Copper and cobalt uptake by metallophytes from Zaïre
- Cite this article as:
- Morrison, R.S., Brooks, R.R., Reeves, R.D. et al. Plant Soil (1979) 53: 535. doi:10.1007/BF02140724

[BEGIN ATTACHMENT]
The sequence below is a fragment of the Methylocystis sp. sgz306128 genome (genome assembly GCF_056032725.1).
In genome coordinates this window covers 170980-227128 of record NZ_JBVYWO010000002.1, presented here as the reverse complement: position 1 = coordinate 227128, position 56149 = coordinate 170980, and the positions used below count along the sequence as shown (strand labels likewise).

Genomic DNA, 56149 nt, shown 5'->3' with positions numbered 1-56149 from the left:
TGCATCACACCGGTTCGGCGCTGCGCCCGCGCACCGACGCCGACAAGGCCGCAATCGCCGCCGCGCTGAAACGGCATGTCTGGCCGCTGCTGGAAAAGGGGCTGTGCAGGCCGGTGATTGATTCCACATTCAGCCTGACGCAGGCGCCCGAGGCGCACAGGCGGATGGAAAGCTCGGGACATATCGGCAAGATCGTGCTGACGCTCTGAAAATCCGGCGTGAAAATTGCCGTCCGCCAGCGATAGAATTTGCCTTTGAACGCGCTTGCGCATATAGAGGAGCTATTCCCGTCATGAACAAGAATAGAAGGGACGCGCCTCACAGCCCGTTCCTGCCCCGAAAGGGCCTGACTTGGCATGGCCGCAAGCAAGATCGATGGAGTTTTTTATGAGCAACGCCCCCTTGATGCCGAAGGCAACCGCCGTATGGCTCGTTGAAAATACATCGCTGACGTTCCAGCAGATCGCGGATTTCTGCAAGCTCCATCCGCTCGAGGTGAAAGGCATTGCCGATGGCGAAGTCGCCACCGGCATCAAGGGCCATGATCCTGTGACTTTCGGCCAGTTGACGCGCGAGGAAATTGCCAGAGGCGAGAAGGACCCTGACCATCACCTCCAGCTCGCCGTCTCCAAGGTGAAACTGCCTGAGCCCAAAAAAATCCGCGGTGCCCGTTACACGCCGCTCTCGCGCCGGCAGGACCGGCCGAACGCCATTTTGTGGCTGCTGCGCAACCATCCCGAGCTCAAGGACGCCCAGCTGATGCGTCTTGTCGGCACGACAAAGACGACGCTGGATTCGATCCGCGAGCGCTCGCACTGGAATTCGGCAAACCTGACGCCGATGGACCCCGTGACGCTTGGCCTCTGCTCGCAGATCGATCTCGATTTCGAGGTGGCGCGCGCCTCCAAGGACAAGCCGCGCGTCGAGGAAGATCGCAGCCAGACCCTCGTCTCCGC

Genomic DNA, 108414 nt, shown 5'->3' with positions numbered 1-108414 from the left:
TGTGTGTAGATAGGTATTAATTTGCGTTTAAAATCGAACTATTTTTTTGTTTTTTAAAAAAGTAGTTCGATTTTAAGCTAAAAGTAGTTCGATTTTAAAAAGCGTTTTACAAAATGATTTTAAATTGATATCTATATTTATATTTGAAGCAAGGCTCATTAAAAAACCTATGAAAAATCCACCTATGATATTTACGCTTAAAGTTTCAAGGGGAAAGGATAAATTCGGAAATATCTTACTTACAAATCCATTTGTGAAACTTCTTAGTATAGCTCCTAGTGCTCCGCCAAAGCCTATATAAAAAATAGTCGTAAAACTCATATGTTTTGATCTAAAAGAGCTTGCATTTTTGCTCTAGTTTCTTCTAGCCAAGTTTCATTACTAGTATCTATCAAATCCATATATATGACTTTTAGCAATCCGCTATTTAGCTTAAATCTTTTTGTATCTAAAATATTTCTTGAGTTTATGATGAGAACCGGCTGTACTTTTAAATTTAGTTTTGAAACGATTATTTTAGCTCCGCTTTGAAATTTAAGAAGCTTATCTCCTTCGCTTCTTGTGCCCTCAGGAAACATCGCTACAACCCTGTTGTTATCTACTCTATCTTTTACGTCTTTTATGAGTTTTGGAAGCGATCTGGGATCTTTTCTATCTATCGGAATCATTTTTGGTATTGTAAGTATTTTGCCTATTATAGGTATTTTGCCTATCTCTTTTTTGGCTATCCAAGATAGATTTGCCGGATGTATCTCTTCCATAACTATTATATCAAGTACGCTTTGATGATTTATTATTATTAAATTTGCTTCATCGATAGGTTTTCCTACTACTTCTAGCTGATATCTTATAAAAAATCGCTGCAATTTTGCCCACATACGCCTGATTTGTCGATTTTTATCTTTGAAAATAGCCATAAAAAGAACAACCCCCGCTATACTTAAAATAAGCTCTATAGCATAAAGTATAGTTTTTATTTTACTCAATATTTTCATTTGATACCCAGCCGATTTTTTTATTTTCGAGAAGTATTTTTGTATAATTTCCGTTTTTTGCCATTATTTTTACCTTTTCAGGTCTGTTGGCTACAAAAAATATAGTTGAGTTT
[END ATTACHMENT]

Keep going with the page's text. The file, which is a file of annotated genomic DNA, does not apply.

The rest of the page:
Pot trials were carried out on plants ofHaumaniastrum katangense, Haumaniastrum robertii andAeolanthus biformifolius. These metallophytes from Zaïre were grown in substrates containing from 0–10,000 μg/g (0–1%) copper or cobalt. The tolerance of each species was determined and for cobalt was highest inH. robertii (4000 μg/g) and for copper was highest inAeolanthus biformifolius (9000 μg/g). Discontinuities in the plant-soil curves for each element indicate an exclusion mechanism operating for all three species at lower concentrations of the element in the soil. All species would grow in soils containing only traces of cobalt or copper and this indicated that uptake of heavy metals was not linked to a physiological requirement for either element. The plant-soil relationship for cobalt (P<0.001) was sufficiently good for all three species for them to be useful in biogeochemical prospecting for this element.